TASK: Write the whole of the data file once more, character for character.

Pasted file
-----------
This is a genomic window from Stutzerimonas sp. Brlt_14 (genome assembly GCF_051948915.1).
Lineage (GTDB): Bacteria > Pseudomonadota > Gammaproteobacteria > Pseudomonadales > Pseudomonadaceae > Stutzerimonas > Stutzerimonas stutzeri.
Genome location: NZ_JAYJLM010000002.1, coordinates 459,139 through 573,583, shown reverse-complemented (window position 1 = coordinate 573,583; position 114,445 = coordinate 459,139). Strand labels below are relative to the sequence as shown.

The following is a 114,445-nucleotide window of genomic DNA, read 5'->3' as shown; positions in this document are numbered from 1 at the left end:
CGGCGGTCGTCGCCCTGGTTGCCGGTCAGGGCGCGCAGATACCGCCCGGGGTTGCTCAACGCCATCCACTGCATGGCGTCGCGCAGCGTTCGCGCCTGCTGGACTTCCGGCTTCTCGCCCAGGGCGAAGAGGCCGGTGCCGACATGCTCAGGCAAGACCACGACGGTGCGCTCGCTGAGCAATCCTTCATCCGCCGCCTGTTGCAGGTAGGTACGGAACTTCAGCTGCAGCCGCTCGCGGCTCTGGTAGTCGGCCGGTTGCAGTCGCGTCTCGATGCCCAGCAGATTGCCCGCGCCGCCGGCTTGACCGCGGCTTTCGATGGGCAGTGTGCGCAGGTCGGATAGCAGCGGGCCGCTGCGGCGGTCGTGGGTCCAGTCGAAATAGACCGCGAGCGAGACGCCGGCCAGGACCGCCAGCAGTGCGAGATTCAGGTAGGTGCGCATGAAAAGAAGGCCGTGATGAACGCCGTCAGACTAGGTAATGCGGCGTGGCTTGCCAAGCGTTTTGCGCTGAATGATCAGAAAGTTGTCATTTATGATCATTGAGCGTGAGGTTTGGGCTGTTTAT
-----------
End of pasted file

This is a genomic window from Stutzerimonas sp. Brlt_14 (genome assembly GCF_051948915.1).
Lineage (GTDB): Bacteria > Pseudomonadota > Gammaproteobacteria > Pseudomonadales > Pseudomonadaceae > Stutzerimonas > Stutzerimonas stutzeri.
Genome location: NZ_JAYJLM010000002.1, coordinates 459,139 through 573,583, shown reverse-complemented (window position 1 = coordinate 573,583; position 114,445 = coordinate 459,139). Strand labels below are relative to the sequence as shown.

The following is a 114,445-nucleotide window of genomic DNA, read 5'->3' as shown; positions in this document are numbered from 1 at the left end:
CGGCGGTCGTCGCCCTGGTTGCCGGTCAGGGCGCGCAGATACCGCCCGGGGTTGCTCAACGCCATCCACTGCATGGCGTCGCGCAGCGTTCGCGCCTGCTGGACTTCCGGCTTCTCGCCCAGGGCGAAGAGGCCGGTGCCGACATGCTCAGGCAAGACCACGACGGTGCGCTCGCTGAGCAATCCTTCATCCGCCGCCTGTTGCAGGTAGGTACGGAACTTCAGCTGCAGCCGCTCGCGGCTCTGGTAGTCGGCCGGTTGCAGTCGCGTCTCGATGCCCAGCAGATTGCCCGCGCCGCCGGCTTGACCGCGGCTTTCGATGGGCAGTGTGCGCAGGTCGGATAGCAGCGGGCCGCTGCGGCGGTCGTGGGTCCAGTCGAAATAGACCGCGAGCGAGACGCCGGCCAGGACCGCCAGCAGTGCGAGATTCAGGTAGGTGCGCATGAAAAGAAGGCCGTGATGAACGCCGTCAGACTAGGTAATGCGGCGTGGCTTGCCAAGCGTTTTGCGCTGAATGATCAGAAAGTTGTCATTTATGATCATTGAGCGTGAGGTTTGGGCTGTTTAT